You’re not an EU citizen, but you’re in love with a Dutchie and ready to take the leap? Or is your partner in the Netherlands, and you want to finally start living together? Then you need to know about the Dutch partner visa! It’s like a special ticket that lets you go and be with your sweetheart who already lives in the Netherlands. In short, make sure you’re really serious about each other and you’re willing and able to prove it.
A Dutch partner visa allows you to join your partner who is already living in the Netherlands, whether you’re married or not. It is designed for those who are in a genuine and lasting relationship with a Dutch resident or citizen.
To be eligible for a Dutch partner visa, you must be able to prove that you are in a committed relationship with your partner. If you’re already married, the relationship is much easier to prove – you’ll just have to show your marriage certificate for this part.
If you’re not married, there are still options! Your relationship could be proven through various means such as shared financial responsibilities, joint ownership of property, or having children together. Photos you’ve taken together in different places throughout the years, as well as your text exchanges can also be submitted as proof.
Finally, you’ll need to meet certain financial requirements to ensure you can support yourselves in the Netherlands. The partner who already lives here will need to prove they can successfully “sponsor” you. They do this by showing they have an employment contract that’s valid for at least 12 months from the date of application, as well as by showing their payslips from the previous period.
If your Dutch partner is not employed, and has a company instead – proving their capability to sponsor you can be a bit more complex, so it’s recommended to consult their accountant before submitting the visa application.
In order to understand the financial requirements for your specific situation, you can do a test on the IND’s website (also available in English)
The application process for a Dutch partner visa involves gathering various documents to prove the authenticity of your relationship. These may include proof of identity, relationship evidence, financial documentation, and any other documents requested by the Dutch Immigration and Naturalization Service (IND). It’s important to ensure that all documents are translated into Dutch or English if they are in a different language.
If you come from most countries, you’ll also need to take a civic integration exam abroad in order to receive your provisional evidence permit (MVV). That means you have to pass a Dutch exam in your home country’s Dutch embassy. This exam is on level A1, and needs to be taken in person. If you’re from specific countries (like Australia, Canada, Japan…), or you fit in within specific situations, you’re not obligated to do this, and you can just go straight to the visa application.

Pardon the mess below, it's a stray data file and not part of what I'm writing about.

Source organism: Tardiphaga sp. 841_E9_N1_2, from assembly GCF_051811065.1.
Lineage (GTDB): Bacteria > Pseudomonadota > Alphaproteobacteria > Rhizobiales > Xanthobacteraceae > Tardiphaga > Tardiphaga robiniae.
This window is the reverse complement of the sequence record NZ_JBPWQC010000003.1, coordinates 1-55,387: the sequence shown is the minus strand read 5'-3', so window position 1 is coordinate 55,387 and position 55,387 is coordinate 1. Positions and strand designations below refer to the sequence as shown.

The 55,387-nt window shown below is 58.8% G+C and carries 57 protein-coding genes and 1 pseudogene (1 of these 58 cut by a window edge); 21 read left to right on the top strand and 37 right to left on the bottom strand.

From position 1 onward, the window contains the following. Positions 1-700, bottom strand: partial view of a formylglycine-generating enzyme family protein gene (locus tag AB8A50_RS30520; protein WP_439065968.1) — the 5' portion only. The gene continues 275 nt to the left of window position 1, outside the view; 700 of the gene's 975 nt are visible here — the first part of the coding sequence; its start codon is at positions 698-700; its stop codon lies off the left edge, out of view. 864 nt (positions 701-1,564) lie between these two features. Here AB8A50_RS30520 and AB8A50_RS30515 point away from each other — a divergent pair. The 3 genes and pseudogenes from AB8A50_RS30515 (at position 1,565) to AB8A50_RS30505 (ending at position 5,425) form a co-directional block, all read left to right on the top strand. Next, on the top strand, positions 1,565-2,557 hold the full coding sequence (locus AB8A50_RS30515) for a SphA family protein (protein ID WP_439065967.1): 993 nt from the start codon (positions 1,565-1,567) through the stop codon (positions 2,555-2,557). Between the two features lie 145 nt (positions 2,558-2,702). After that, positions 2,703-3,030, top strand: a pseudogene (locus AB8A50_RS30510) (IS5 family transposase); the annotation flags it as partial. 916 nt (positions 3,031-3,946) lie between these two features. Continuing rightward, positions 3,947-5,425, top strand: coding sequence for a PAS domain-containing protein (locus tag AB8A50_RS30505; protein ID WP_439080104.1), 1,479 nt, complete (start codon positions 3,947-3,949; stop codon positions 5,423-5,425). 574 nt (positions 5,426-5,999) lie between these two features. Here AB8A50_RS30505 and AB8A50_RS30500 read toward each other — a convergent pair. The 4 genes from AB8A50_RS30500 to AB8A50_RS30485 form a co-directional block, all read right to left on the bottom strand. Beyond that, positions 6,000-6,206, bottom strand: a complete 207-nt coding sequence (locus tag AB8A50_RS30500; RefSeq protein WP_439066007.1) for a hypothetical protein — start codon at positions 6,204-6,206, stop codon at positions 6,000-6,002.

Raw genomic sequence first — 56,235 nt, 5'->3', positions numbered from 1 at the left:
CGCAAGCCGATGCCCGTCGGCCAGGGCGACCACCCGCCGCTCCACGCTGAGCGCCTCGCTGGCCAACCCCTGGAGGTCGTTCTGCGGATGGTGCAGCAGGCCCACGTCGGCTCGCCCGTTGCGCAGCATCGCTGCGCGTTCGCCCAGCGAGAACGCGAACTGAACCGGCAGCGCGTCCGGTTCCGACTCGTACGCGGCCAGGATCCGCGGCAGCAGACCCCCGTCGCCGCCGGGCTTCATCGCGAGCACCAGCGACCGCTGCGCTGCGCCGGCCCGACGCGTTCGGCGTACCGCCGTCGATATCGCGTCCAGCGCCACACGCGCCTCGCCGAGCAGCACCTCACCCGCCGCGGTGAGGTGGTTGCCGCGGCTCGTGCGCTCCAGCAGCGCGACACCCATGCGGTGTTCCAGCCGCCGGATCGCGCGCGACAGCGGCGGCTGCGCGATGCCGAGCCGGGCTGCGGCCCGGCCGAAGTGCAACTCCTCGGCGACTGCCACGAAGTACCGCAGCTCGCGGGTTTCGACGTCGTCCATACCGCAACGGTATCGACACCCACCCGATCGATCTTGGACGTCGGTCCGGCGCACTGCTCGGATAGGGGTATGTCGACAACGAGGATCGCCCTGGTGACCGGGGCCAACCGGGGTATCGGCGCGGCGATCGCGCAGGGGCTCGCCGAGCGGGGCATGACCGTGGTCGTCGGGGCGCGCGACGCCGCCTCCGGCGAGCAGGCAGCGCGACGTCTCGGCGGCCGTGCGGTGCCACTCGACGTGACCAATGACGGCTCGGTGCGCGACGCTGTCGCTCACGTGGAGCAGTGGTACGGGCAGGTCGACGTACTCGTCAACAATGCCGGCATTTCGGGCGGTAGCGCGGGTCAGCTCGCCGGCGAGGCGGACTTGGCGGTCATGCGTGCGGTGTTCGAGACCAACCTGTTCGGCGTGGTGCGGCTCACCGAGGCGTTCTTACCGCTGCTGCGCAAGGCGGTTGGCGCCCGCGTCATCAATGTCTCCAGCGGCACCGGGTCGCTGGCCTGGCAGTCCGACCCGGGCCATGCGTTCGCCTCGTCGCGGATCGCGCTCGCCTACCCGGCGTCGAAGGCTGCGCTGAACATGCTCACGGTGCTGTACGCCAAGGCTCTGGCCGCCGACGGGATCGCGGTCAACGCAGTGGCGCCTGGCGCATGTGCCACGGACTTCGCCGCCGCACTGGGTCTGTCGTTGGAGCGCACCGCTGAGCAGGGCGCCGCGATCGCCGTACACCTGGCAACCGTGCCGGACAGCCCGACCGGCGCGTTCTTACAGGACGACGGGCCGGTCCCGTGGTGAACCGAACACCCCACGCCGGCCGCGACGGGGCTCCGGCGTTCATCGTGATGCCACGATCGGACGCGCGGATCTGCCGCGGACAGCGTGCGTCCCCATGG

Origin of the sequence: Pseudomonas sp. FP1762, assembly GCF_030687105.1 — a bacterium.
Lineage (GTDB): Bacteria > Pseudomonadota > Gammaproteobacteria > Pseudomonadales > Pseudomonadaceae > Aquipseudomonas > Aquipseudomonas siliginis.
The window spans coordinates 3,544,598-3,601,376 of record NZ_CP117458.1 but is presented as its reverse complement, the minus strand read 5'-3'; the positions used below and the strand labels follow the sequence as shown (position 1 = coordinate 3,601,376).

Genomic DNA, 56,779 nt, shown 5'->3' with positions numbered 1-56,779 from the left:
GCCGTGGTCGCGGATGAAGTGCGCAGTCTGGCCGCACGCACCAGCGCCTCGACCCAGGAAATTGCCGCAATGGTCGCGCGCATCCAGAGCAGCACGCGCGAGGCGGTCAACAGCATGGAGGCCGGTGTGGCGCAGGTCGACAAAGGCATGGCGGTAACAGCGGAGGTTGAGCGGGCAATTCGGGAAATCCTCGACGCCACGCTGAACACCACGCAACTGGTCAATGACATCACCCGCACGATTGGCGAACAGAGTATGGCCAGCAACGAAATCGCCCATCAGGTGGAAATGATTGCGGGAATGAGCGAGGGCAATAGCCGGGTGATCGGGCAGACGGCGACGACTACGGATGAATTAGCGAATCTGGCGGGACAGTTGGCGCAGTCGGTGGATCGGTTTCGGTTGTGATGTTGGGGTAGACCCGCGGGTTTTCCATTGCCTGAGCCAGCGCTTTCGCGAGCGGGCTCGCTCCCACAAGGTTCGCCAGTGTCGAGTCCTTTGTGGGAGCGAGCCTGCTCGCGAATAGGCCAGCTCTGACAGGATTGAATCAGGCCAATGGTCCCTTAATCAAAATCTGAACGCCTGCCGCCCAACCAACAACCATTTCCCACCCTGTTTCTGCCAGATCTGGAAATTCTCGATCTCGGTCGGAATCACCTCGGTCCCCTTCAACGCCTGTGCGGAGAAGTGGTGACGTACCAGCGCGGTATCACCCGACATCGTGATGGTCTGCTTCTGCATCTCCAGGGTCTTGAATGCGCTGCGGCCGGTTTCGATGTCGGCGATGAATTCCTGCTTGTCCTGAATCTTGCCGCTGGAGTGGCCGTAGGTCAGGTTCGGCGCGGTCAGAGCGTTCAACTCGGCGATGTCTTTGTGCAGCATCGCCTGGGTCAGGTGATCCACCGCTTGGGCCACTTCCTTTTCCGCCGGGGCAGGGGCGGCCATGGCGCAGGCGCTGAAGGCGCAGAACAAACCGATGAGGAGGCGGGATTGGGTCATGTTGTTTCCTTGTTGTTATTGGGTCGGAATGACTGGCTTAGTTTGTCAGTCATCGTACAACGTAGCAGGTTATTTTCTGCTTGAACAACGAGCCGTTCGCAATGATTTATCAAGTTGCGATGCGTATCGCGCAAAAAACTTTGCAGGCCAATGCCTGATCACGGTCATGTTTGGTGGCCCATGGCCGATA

The tricky bit with acquiring the MVV is that you cannot be in the Netherlands from the moment you apply for the visa, until the moment it’s approved (which is up to 90 days)
You can see the exceptions from taking the civic integration exam abroad on IND’s website.
Waiting Period and Approval
After submitting your application, there is a waiting period during which the authorities will review your case. The duration of this period can vary, but the deadline the Dutch authorities have set is 90 days.
With IND being at capacity the past few years, the waiting period can sometimes be longer than the prescribed 90 days. In that case, what you can do is file an official complaint to request your case to be handled as soon as possible.
If your application is approved, you will receive a residence permit, allowing you to live and work in the Netherlands.
If an MVV was required, you’ll first need to go to the Dutch embassy in your home country for the MVV sticker to be placed in your passport. This sticker allows you to enter the country while you still don’t have a residency permit – you’ll receive that document at the IND only after arrival.
Integration and Language Requirements
Once you’re in the Netherlands, it’s possible you’ll be “inburgeringsplicht”. This means you’ll need to pass an integration exam within the first three years of being a resident. If you are obliged to do this, you’ll receive a letter from your municipality informing you of this, and inviting you to participate in the activities they’ve set out for your integration trajectory. At any point during the three years, you can apply for and take the exams. If you do not pass the exams or refuse to participate in the mapped trajectory, you will receive a fine.
Of course, there are exceptions, so if you’re from countries like Iceland or Turkey, this won’t apply to you. You also won’t have to do it if you’ve reached retirement age. The full list of exceptions can be found on the government’s website.
Want to hear more of a first-hand experience? Read Jelena’s LinkedIn posts for her day-to-day in the Netherlands as an expat.